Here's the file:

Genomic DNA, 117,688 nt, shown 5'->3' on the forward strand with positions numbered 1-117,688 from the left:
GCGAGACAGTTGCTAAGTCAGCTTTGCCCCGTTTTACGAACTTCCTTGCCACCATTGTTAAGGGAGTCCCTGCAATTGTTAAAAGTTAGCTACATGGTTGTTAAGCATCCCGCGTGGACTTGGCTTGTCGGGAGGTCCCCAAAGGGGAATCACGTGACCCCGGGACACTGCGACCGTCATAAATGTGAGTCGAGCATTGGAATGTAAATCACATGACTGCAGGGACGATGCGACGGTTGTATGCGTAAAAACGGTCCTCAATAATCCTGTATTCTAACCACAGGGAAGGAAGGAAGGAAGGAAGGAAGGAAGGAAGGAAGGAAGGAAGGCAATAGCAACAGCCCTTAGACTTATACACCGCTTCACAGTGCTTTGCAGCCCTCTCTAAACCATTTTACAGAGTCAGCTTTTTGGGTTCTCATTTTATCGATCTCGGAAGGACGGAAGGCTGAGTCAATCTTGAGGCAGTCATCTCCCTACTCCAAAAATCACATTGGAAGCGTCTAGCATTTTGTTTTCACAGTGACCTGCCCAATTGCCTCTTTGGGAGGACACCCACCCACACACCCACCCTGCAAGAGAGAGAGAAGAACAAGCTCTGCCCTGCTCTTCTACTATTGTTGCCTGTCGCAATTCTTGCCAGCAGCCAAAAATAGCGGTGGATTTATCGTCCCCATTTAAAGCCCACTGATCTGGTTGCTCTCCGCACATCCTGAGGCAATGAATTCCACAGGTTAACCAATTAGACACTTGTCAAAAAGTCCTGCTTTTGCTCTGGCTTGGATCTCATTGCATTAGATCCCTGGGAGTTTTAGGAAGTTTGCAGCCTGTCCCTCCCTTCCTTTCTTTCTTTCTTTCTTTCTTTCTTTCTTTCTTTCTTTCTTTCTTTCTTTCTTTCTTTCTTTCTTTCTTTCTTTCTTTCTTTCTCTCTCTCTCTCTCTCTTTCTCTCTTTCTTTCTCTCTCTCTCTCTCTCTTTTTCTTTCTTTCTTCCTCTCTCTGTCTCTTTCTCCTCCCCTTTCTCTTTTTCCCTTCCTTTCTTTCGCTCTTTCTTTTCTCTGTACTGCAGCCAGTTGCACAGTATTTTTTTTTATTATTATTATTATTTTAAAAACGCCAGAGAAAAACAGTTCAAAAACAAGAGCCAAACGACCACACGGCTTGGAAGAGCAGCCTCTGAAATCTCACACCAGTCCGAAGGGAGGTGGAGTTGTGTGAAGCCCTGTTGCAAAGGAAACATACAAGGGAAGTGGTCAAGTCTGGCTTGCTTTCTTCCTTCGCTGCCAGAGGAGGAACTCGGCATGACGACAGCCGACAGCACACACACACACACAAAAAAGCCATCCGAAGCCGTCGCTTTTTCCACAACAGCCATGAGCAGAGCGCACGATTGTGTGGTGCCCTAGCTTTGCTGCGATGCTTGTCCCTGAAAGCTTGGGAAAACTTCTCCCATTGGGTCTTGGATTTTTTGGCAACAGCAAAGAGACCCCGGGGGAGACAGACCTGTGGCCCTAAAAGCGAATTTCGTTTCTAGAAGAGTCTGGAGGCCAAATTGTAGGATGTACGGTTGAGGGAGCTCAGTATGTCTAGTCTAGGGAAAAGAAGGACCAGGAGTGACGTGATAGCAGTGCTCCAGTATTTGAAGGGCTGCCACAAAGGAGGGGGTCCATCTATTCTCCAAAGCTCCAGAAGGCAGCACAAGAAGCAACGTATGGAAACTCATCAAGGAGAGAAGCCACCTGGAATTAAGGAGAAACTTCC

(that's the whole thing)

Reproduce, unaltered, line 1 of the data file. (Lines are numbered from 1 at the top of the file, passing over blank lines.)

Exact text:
Genomic DNA, 117,688 nt, shown 5'->3' on the forward strand with positions numbered 1-117,688 from the left: